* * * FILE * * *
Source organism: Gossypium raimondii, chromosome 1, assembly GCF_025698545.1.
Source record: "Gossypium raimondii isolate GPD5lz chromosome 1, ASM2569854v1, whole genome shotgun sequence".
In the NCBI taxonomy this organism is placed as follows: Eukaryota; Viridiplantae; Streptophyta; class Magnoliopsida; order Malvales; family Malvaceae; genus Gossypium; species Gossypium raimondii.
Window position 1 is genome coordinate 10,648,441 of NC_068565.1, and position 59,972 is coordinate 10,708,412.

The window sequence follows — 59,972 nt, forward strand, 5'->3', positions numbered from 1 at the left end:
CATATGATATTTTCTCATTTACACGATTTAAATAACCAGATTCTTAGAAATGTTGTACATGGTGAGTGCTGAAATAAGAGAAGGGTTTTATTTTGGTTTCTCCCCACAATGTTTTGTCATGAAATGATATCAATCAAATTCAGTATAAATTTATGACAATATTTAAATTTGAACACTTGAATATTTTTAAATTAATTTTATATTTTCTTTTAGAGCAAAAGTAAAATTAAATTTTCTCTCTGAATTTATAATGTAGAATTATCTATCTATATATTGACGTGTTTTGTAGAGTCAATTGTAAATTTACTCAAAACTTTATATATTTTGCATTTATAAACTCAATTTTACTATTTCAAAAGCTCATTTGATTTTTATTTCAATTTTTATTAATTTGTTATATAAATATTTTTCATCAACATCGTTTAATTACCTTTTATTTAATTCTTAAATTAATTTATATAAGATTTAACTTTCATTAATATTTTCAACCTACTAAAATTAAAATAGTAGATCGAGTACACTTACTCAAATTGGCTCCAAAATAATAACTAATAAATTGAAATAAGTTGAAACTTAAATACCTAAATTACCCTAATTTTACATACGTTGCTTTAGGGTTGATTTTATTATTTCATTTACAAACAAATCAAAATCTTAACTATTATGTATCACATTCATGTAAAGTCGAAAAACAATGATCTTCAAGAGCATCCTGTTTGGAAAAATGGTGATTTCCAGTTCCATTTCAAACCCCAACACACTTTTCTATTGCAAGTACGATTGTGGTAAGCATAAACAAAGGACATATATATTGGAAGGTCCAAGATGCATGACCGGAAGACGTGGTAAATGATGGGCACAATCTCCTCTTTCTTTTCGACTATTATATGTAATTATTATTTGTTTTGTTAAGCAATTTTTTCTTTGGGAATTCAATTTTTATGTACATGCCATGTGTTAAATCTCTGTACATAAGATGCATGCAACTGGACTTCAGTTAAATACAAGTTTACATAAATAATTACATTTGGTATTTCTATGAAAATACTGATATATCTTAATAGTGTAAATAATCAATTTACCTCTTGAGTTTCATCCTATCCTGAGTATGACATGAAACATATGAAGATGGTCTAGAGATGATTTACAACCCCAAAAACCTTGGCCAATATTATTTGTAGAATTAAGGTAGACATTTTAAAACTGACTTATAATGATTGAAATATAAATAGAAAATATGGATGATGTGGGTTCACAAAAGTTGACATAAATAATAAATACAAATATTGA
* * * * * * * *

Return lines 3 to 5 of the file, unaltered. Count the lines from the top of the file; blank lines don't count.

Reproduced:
In the NCBI taxonomy this organism is placed as follows: Eukaryota; Viridiplantae; Streptophyta; class Magnoliopsida; order Malvales; family Malvaceae; genus Gossypium; species Gossypium raimondii.
Window position 1 is genome coordinate 10,648,441 of NC_068565.1, and position 59,972 is coordinate 10,708,412.

The window sequence follows — 59,972 nt, forward strand, 5'->3', positions numbered from 1 at the left end: